Hello! I have a very serious question to ask! My baby rat has blood dried up around her nose! She has a sister. What should I do? Should I take both back? Thanks!

Dear Jenna-

Thank you for your question.

Rats' mucous is reddish in tint, called porphyrin, and is often mistaken for blood. Porphyrin will be lighter in color, almost an orange-red and dry to a light red, where as blood will be bright red and dry to a dark red to brown.

It is not uncommon to see this red discoloration around the eyes and nose. Excess porphyrin is usually due to stress or illness. The stress could be from the new surroundings. Many rats get what is referred to as "New Home Sneezes". With so many new smells, and often with new litter, rats sometime sneeze for the first couple of days in their new home as they get used to their surroundings. Just being in a new, unfamiliar place could cause some stress which could lead to extra porphyrin.

Illness, such as a respiratory infection, is the other leading cause of porphyrin. Pet store bought rats often have this build up of porphyrin, usually brought on by stress of transportation, living in less than sanitary conditions, and poor to mediocre care. Most rats are carriers of a disease called Mycoplasma(Mycoplasmosis)which is a respiratory infections that is incurable.

With a cotton swab dampened with warm water, gently clean up any red discharge you see. Watch your rat for signs of illness.  Signs of illness would include labored breathing, listlessness, a hunched over appearance, failure to eat or drink, etc.

If your rat displays any of these signs, you will want to take them to a vet immediately as a rats' health can deteriorate quickly. It is your decision as to whether or not you return your rat(s)- depending on where you got them from and what the return policy is on your rat(s). Or if the red discharge you are describing is bright red (dried to deep red/brown)and/or if your rat has suffered a fall, you will want to see a vet right away, as this very well may be blood, usually caused by some type of trauma.

If this is a new rat, give them a day or so to become adjusted to their new surroundings. This means keeping them in a quiet location of the home where they will not be disturbed. As tempting as it is to want to hold and play with new rats right away, it is best to give them a few days to get used to their new homes, as stress free as possible. Keep an eye on the other rat as well for signs of illness and stress as well.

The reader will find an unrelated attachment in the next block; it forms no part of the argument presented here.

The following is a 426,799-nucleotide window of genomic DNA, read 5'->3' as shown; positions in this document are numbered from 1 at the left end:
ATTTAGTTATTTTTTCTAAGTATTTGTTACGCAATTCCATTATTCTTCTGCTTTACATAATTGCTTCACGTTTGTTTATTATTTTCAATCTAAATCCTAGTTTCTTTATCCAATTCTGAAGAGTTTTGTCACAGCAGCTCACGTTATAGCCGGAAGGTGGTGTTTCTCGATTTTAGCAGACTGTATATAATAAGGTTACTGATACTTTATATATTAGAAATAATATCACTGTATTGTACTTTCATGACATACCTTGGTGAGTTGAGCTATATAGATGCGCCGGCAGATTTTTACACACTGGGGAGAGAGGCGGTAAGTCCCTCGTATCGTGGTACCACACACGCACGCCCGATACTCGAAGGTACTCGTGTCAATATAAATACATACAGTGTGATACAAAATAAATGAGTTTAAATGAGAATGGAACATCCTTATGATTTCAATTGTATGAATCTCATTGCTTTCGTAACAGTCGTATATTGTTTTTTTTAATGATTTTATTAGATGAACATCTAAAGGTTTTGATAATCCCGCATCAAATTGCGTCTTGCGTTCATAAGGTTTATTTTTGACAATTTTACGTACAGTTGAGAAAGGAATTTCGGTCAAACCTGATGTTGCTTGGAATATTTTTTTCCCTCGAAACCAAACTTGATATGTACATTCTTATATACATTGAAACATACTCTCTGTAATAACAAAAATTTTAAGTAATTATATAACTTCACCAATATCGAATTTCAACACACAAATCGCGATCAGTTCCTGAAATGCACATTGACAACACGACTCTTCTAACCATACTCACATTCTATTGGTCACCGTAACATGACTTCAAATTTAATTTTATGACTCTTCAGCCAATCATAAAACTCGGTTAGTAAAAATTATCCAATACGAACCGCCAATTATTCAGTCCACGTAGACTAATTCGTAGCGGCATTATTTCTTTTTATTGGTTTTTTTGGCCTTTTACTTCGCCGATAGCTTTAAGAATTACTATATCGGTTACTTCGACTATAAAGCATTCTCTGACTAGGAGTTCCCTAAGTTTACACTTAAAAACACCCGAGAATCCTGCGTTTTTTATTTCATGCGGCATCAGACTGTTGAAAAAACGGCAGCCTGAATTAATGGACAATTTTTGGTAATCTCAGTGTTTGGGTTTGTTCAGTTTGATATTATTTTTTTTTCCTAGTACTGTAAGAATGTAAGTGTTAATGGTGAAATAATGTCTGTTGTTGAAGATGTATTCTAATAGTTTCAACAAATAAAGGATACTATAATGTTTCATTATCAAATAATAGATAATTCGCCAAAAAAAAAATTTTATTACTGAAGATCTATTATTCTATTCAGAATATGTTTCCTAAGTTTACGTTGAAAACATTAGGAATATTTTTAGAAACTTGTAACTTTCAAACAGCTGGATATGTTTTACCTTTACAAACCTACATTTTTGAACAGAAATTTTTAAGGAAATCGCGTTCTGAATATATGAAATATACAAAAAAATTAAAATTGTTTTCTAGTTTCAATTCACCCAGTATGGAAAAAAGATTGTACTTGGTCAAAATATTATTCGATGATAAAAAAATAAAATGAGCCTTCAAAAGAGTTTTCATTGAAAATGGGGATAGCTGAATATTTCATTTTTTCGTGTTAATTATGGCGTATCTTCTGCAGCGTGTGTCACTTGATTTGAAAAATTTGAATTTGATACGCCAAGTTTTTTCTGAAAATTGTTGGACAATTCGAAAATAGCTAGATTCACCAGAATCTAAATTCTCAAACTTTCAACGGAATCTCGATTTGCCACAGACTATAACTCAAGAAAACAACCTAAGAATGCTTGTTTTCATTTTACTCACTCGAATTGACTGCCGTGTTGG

I hope this helps. Remember, when in doubt in any situation, always err on the side of caution and bring them into a vet. Thanks again for your question.  

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Shawna Laufer


Nutrition has always been an interest of mine as well as creating stimulating environments for rats. I conduct product reviews on my blog so I can take questions regarding products marketed or intended for rats. Other questions regarding basic husbandry, feeding, grooming, and other pet rat care will be accepted. I have very little breeding experience so I would not be able to answer much in the ways of breeding or genetics questions. I can help with some basic health care questions but am not a vet and always suggest contacting your vet for serious inquires.


I have over 13 years of experience with pet rats, having worked in several pet stores, as a veterinary tech assistant, and with my own pet rats. I run a highly regarded blog on the subject of pet rat ownership ( with a corresponding YouTube channel and Facebook page. I have been and always will be open to questions and comments.

A photograph of my lady rat's cage is being published in Worth Publishers' college textbook "How Children Develop, 4e" by Robert Siegler, Judy DeLoache and Nancy Eisenberg on the subject of how complex, stimulating environments and how they relate to the brains of rats.

I have some college experience, but not in the field of animals. I completed the majority of an at-home Veterinary Technician course which I was unable to complete due to financial reason. The majority of my knowledge on rats have come from personal experience, conducting my own research with the help of published medical studies and journal, the internet and through other knowledgeable 'rat people'.

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